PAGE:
Displaying the labels on a file, including label comments

Buck Hodges

Unfortunately, there’s not a fast, efficient way to see the list of labels in the system with the full comment without also seeing a list of all of the files included in a label.  You also can’t efficiently answer the question, “What labels involve foo.cs?”  While this won’t be changed for v1, you can certainly do it using code.  I mentioned on the TFS forum that I’d try to put together a piece of code to do this.  The result is the code below.

The code is really simple to do this, but I ended up adding more to it than I originally intended.  All that’s really necessary here is to call QueryLabels() to get the information we need.

Let’s look at the QueryLabels() call in a little detail, since it is the heart of the app.  Here is the method declaration from the VersionControlServer class.

public VersionControlLabel[] QueryLabels(String labelName,
String labelScope,
                                         String owner, 
                                         bool includeItems,
                                         String filterItem,
                                         VersionSpec versionFilterItem)

By convention, methods that begin with “Query” in the source control API allow you to pass null to mean “give me everything.”  In the code below, I don’t want to filter by labelName or owner, so I set those to null to include everything.

If the user specified a server path for the scope (scope is always a server path and not a local path), we’ll use it, and otherwise we’ll use the root ($/).  The scope of a label is, effectively, the part of the tree where it has ownership of that label name.  In other words by specifying the label scope, $/A and $/B can have separate labels named Foo, but no new label Foo can be used under $/A or $/B.  For this program, setting the scope simply narrows the part of the tree it will include in the output.  For example, running this with a scope of $/A would show only one label called Foo, but running it with $/ as the scope (or omitting the scope) would result in two Foo labels being printed.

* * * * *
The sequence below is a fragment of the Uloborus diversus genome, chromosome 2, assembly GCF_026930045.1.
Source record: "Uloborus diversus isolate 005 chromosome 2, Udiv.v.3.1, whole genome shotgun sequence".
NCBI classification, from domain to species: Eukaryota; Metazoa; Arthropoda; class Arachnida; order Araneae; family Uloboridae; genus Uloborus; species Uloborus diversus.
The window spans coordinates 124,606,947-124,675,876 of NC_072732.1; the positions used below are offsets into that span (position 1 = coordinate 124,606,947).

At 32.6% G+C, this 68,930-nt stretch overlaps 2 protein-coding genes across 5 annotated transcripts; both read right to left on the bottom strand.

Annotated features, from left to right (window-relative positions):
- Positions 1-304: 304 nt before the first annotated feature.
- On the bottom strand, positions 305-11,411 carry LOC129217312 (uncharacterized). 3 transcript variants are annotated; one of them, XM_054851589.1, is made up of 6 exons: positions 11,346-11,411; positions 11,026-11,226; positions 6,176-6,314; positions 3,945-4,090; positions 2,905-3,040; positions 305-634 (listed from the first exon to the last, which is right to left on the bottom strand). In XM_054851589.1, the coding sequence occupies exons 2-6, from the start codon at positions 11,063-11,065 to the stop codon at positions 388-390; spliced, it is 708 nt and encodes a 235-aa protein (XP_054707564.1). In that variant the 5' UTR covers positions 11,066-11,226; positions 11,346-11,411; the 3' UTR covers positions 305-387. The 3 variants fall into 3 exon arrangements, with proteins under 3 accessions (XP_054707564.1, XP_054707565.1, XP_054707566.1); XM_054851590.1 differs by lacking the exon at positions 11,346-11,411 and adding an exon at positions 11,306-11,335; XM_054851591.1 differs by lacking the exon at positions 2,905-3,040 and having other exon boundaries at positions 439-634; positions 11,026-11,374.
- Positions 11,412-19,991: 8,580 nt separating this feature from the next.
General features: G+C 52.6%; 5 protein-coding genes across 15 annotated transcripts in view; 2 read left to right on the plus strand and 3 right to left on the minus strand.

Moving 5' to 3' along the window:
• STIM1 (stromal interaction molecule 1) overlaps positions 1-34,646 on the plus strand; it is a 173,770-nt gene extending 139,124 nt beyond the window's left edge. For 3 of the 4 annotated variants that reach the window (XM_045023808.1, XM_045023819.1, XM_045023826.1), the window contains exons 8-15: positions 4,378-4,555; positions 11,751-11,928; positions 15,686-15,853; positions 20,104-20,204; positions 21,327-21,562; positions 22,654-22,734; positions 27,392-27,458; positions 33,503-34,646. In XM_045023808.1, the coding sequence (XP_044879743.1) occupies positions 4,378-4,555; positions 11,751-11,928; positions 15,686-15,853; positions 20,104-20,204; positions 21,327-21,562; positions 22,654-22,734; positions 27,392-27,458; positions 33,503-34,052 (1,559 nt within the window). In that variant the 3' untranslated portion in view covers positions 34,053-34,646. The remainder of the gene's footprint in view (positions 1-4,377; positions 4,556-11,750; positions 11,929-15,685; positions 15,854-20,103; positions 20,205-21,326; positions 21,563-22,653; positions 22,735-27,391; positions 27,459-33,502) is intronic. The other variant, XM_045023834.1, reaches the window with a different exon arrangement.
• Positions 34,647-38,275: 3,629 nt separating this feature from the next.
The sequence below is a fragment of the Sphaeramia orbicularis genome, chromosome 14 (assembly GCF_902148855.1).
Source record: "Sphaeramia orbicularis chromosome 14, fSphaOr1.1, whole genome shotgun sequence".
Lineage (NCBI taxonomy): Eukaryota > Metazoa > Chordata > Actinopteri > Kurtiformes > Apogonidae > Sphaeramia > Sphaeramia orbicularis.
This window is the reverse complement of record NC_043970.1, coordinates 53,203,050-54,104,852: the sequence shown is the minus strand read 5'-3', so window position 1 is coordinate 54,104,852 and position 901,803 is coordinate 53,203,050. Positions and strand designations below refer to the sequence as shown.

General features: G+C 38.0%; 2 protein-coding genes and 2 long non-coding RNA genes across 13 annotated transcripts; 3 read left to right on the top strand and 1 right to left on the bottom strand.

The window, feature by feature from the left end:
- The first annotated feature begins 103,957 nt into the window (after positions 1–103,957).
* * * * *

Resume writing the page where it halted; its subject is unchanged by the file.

Folder PATH listing for volume Dev
Volume serial number is 0006EE50 185C:793F

D:\ws1>tf label Foo@$/testproj/A A
Created label

D:\ws1>tf label Foo@$/testproj/B B
Created label

Foo (10/25/2005 4:00 PM)
Foo (10/25/2005 4:00 PM)

The most important parameter here is actually includeItems.  By setting this parameter to false, we’ll get the label metadata without getting the list of files and folders that are in the label.  This saves both a ton of bandwidth as well as load on the server for any query involving real-world labels that include many thousands of files.

The remaining parameters are filterItem and versionFilterItem.  The filterItem parameter allows you to specify a server or local path whereby the query results will only include labels involving that file or folder.  It allows you to answer the question, “What labels have been applied to file foo.cs?”  The versionFilterItem is used to specify what version of the item had the specified path.  It’s an unfortunate complexity that’s due to the fact that we support rename (e.g., A was called Z at changeset 12, F at changeset 45, and A at changeset 100 and beyond).  Before your eyes glaze over (they haven’t already, right?), I just set that parameter to latest.

Here’s an example of using the program with the tree mentioned earlier.  I modified the Foo label on A to have a comment, so it has a later modification time.

D:\ws1>tf label Foo@$/testproj/A /comment:”This is the first label I created.”
Updated label Foo@$/testproj/A

Foo (10/25/2005 4:05 PM)
   Comment: This is the first label I created.
Foo (10/25/2005 4:00 PM)

Then I added a file under A, called a.txt, and modified the label to include it.  Running the app on A\a.txt, we see that it is only involved in one of the two labels in the system.

D:\ws1>tf label Foo@$/testproj/A A\a.txt
Updated label

D:\ws1>d:\LabelHistory\LabelHistory\bin\Debug\LabelHistory.exe A\a.txt
Foo (10/25/2005 4:56 PM)
   Comment: This is the first label I created.

To build it, you can create a Windows console app in Visual Studio, drop this code into it, and add the following references to the VS project.